Kalighat Paintings refer to the class of paintings and drawings on hand-made paper produced by a group of artists called ‘Patuas’ in the neighbourhood of the famous Kali temple at Kalighat in between 19th and earlier 20th Century.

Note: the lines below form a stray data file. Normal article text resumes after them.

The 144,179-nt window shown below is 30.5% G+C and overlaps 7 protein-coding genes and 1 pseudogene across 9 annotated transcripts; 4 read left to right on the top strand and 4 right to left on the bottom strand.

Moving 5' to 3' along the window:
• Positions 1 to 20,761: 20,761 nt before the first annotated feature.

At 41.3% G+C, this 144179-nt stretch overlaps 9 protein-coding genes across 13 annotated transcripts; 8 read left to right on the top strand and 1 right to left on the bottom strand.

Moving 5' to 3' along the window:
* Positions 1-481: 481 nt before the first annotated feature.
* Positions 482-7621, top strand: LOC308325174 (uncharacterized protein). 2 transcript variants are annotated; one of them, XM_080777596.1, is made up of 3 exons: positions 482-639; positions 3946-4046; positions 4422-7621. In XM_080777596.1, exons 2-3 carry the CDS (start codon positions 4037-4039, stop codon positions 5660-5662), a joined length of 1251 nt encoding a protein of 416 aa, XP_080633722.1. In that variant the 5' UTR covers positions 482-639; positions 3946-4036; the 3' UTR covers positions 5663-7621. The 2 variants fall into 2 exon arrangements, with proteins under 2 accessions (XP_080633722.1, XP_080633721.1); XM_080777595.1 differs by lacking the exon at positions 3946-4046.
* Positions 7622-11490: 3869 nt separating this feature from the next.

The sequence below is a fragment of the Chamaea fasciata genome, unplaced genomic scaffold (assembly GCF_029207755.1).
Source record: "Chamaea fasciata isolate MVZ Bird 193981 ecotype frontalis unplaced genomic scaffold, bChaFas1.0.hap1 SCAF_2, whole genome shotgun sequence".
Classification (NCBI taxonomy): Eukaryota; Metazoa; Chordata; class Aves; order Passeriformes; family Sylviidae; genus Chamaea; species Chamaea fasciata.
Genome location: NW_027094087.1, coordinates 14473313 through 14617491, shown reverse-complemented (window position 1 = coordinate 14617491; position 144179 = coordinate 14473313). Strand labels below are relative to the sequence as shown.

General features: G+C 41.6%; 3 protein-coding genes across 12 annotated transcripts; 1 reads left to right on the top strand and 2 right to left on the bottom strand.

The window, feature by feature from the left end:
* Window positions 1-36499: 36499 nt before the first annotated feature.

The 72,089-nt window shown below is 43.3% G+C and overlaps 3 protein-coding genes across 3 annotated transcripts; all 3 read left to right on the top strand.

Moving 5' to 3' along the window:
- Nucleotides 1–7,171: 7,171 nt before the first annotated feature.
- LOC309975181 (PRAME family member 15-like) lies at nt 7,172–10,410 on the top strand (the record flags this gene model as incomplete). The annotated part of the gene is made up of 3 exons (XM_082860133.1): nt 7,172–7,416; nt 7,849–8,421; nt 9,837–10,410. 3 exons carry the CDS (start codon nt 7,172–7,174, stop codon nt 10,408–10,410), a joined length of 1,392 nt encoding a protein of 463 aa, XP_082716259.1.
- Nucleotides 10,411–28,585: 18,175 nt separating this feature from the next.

By the early 19th century the Kalighat Temple was a popular destination for local people, pilgrims and certain foreign visitors as well. With the rise of popularity and fame of the goddess Kali, many of the artisans and craftsmen flocked to Kalighat area to capitalise the new market by selling cheap religious souvenirs to the visitors. Soon after that a number of skilled artists moved to Kolkata from the rural Bengal especially from 24 Paraganas and Midnapore and set up stalls outside the Temple. In the villages they had painted long narrative stories on scrolls of handmade paper often stretched to over 20 feet in length and were known as patachitra. Each section was known as a pat and the artists therefore became known as patuas. The patuas would travel from village to village, unrolling the scroll a section at a time and singing the stories to their audiences. However, the visitors to Kalighat did not want to buy long scrolls which would take a lot of time to paint. The patuas therefore started painting single pictures involving just one or two figures that could be painted quickly with simple forms leaving the background plain and eliminating non- essential details.